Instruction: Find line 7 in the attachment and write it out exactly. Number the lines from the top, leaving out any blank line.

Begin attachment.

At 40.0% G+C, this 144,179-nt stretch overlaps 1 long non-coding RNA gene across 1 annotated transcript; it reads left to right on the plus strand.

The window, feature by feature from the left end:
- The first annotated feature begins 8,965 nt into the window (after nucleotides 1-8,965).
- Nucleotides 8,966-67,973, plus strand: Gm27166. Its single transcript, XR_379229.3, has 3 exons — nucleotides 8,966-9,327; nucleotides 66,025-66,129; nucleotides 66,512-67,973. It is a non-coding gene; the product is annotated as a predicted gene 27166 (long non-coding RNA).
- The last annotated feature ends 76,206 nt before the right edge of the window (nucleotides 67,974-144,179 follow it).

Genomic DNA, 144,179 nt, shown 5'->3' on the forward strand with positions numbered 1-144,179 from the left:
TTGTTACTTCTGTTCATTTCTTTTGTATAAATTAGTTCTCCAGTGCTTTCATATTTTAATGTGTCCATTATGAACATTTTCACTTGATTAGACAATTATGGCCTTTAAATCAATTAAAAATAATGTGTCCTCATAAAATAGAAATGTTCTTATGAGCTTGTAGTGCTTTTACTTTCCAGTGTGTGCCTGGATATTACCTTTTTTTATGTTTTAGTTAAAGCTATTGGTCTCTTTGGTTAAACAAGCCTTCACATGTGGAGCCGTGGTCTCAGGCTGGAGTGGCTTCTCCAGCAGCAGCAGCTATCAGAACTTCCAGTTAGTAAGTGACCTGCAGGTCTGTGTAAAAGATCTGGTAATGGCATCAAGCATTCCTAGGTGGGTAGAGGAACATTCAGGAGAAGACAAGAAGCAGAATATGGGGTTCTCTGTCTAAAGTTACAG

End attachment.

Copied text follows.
TTGTTACTTCTGTTCATTTCTTTTGTATAAATTAGTTCTCCAGTGCTTTCATATTTTAATGTGTCCATTATGAACATTTTCACTTGATTAGACAATTATGGCCTTTAAATCAATTAAAAATAATGTGTCCTCATAAAATAGAAATGTTCTTATGAGCTTGTAGTGCTTTTACTTTCCAGTGTGTGCCTGGATATTACCTTTTTTTATGTTTTAGTTAAAGCTATTGGTCTCTTTGGTTAAACAAGCCTTCACATGTGGAGCCGTGGTCTCAGGCTGGAGTGGCTTCTCCAGCAGCAGCAGCTATCAGAACTTCCAGTTAGTAAGTGACCTGCAGGTCTGTGTAAAAGATCTGGTAATGGCATCAAGCATTCCTAGGTGGGTAGAGGAACATTCAGGAGAAGACAAGAAGCAGAATATGGGGTTCTCTGTCTAAAGTTACAG